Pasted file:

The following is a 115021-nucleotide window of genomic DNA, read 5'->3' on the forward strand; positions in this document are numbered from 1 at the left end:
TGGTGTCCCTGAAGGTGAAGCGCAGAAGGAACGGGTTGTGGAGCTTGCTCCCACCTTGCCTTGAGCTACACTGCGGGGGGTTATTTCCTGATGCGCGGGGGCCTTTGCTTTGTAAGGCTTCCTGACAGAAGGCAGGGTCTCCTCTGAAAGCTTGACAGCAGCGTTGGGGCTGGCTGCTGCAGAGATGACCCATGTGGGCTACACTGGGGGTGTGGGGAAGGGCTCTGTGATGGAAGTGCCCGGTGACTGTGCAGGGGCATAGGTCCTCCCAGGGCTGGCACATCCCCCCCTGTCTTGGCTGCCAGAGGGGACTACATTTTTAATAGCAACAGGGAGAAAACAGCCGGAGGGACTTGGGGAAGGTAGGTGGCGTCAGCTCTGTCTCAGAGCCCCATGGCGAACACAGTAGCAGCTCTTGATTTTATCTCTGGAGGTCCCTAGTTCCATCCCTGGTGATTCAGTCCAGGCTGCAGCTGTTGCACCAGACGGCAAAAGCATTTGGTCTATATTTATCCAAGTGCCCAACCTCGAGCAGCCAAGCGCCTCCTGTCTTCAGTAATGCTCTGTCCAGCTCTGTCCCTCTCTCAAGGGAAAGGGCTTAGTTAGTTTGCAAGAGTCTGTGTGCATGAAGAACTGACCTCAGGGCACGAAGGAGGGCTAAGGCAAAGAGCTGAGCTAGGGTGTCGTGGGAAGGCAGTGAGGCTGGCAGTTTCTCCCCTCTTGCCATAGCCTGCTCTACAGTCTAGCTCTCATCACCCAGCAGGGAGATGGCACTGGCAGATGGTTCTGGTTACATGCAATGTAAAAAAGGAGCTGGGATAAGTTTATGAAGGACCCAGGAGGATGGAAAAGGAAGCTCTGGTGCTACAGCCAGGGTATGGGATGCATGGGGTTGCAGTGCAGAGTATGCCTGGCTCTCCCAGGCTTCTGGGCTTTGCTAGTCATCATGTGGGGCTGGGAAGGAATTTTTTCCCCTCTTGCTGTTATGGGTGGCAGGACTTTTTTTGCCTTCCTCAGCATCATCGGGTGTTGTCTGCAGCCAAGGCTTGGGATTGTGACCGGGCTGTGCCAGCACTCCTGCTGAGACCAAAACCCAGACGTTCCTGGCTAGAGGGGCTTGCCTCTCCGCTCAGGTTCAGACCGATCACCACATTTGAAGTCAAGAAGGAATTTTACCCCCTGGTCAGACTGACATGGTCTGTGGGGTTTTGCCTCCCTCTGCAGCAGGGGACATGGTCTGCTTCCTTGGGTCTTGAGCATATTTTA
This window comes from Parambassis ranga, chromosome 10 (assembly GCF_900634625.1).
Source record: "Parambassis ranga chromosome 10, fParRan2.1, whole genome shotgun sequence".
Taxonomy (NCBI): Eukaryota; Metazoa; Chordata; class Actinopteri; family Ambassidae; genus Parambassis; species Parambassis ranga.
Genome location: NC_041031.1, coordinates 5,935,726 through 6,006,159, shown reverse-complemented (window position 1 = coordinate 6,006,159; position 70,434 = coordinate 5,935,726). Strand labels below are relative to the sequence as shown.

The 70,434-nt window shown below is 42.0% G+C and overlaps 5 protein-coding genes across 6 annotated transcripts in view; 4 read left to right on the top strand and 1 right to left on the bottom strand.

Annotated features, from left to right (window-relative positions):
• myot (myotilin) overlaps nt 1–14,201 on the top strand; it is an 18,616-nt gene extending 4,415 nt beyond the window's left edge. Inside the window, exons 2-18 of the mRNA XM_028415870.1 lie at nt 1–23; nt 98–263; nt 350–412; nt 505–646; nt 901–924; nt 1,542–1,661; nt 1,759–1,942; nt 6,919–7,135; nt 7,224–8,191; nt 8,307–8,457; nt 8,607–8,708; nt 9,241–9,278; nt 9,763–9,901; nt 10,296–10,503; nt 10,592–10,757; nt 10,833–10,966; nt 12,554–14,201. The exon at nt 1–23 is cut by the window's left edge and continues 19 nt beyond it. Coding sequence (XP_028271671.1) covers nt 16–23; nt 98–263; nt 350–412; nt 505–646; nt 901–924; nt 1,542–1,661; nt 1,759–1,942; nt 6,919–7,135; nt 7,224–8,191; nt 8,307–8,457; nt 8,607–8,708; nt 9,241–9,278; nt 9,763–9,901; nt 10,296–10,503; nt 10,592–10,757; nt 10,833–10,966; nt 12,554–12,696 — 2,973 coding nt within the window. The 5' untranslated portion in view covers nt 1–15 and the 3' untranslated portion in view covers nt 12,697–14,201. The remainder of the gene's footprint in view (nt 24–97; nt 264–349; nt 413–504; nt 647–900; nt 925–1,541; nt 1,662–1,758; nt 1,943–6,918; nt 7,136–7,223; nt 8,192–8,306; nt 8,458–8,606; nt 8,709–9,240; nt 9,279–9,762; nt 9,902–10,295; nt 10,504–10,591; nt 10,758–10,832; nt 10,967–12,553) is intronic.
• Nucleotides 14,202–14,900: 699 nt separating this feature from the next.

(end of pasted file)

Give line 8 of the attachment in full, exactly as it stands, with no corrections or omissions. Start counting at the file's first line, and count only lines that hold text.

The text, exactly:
Annotated features, from left to right (window-relative positions):